When drafting a team of the decade off the top of your head, Tim Lincecum is an obvious name you’d figure would be in the conversation with Madison Bumgarner.
But it isn’t that simple.
It’s almost been four years since Timmy last pitched in the Bigs. While it’s easy to forget some of the ugliness that came in the last few years of his career, it’s not easy to forget his domination early on.
It’s equally tough to remember that Lincecum’s absolute peak came in 2008 and 2009 when he captured back-to-back Cy Young Awards.
He was a Freak.
In the early 2010s, he wasn’t bad at all. In fact, he was still dealing, still making All-Star appearances, and still finishing in the top ten of those Cy Young Awards.
After his 2012 season, however, his numbers ballooned, and he never really recaptured his magic again.
It was a sad day for baseball when Tim Lincecum unofficially retired in his early 30’s, but he definitely deserves to make this list.
His dominance in the 2010 postseason helped the Giants secure their first of three World Series rings. He put together a 2.43 ERA across 37 innings and had a defining two-hit shutout in Game 1 of the NLDS.
The shimmying starter is going to be welcomed back with open arms as he continues to make his way back from Tommy John surgery next year. He should give the Giants a much-needed punch in the rotation.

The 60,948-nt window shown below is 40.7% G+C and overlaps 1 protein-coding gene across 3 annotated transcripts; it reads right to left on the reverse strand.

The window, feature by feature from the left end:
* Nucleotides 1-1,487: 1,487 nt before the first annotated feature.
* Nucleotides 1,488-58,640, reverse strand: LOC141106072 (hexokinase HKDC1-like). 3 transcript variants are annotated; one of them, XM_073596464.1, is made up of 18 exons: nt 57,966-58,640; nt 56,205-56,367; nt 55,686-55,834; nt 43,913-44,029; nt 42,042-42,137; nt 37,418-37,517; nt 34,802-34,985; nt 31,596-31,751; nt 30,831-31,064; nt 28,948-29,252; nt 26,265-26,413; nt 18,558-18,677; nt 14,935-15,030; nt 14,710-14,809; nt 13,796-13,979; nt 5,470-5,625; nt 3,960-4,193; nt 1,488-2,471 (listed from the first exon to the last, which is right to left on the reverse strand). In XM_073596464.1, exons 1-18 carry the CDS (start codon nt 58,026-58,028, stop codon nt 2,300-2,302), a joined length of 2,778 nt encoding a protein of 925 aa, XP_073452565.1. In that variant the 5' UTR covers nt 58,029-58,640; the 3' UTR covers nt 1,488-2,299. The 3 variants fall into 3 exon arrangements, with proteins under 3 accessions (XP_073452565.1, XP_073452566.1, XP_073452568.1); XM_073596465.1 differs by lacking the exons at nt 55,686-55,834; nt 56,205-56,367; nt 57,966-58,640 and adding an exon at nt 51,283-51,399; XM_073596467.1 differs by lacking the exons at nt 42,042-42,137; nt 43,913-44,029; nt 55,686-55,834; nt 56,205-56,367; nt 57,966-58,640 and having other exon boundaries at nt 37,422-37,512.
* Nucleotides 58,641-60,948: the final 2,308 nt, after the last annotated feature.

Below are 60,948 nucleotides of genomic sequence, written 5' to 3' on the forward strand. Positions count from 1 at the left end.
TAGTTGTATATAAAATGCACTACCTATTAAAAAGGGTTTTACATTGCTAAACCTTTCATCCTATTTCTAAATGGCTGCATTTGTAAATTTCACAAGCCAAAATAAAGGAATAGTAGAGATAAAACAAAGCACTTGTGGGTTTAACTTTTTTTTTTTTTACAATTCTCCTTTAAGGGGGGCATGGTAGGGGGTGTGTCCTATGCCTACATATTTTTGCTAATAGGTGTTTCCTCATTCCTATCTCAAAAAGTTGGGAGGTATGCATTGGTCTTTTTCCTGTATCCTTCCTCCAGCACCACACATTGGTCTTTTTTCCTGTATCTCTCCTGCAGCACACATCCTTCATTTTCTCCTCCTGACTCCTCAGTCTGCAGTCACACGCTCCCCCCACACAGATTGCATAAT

But Johnny Cueto’s success in the 2010s — specifically with the Giants is mostly undiscussed.
Another case of a guy who may or may not deserve to be on this list compared to other pitchers, Cueto had a spectacular 2016 season that pushed him into the conversation.
He went 18-5 with a 2.79 ERA, 1.09 WHIP, and nearly 200 strikeouts on the year, fresh off inking a massive deal with San Francisco the previous offseason.
That season, he earned an All-Star nod, finished in the top six of Cy Young Award voting, and even received MVP votes.
In just four seasons, Cueto has accumulated an 8.8 WAR with the Giants.
Unfortunately, 5.5 of that WAR came from 2016.
He took a slight step back in 2017 and then had his time on the field limited thanks to injuries the next two seasons. Despite all of this, Cueto’s impact with the Giants is hard to deny.
It can’t be stressed enough that there are plenty of names that could be swapped out with the last two included on this list, but Jeff Samardzija represents a case for consistency.
When the San Francisco Giants threw big money at Samardzija in free agency, he looked like a solid pickup to hunker down the third spot in the rotation.
He’s proven to be a relatively consistent pitcher over the years in terms of both availability and stuff.
He’s racked up 7.4 WAR in four seasons and still holds some value for the Giants despite their current status within a pseudo-rebuild.
In the world that they’re in right now, there might be nothing more valuable than a guy who can consistently toss six frames.
By no means is Samardzija one of the flashier names on this list, but he gets the nod over some of the other fringe selections because he’s been around for nearly half a decade and has given a steady line of production throughout.